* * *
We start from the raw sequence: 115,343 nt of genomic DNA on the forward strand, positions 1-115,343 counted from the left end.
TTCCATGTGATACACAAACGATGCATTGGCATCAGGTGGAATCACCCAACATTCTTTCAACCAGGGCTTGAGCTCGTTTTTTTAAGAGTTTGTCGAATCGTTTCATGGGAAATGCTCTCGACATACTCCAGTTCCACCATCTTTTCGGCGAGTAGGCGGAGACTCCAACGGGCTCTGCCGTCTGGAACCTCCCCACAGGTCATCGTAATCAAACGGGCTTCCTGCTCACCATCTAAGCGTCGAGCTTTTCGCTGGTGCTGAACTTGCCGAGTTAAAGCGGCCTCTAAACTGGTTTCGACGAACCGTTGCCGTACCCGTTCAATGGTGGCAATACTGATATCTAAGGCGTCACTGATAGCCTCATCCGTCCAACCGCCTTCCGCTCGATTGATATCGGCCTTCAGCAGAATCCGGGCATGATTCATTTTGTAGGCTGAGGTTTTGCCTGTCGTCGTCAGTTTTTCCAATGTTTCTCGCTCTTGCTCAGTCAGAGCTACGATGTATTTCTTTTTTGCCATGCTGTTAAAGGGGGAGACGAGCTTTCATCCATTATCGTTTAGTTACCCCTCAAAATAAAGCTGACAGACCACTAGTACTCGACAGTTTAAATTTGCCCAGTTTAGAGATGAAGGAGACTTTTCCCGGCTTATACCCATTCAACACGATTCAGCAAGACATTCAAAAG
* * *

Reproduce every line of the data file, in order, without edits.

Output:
We start from the raw sequence: 115,343 nt of genomic DNA on the forward strand, positions 1-115,343 counted from the left end.
TTCCATGTGATACACAAACGATGCATTGGCATCAGGTGGAATCACCCAACATTCTTTCAACCAGGGCTTGAGCTCGTTTTTTTAAGAGTTTGTCGAATCGTTTCATGGGAAATGCTCTCGACATACTCCAGTTCCACCATCTTTTCGGCGAGTAGGCGGAGACTCCAACGGGCTCTGCCGTCTGGAACCTCCCCACAGGTCATCGTAATCAAACGGGCTTCCTGCTCACCATCTAAGCGTCGAGCTTTTCGCTGGTGCTGAACTTGCCGAGTTAAAGCGGCCTCTAAACTGGTTTCGACGAACCGTTGCCGTACCCGTTCAATGGTGGCAATACTGATATCTAAGGCGTCACTGATAGCCTCATCCGTCCAACCGCCTTCCGCTCGATTGATATCGGCCTTCAGCAGAATCCGGGCATGATTCATTTTGTAGGCTGAGGTTTTGCCTGTCGTCGTCAGTTTTTCCAATGTTTCTCGCTCTTGCTCAGTCAGAGCTACGATGTATTTCTTTTTTGCCATGCTGTTAAAGGGGGAGACGAGCTTTCATCCATTATCGTTTAGTTACCCCTCAAAATAAAGCTGACAGACCACTAGTACTCGACAGTTTAAATTTGCCCAGTTTAGAGATGAAGGAGACTTTTCCCGGCTTATACCCATTCAACACGATTCAGCAAGACATTCAAAAG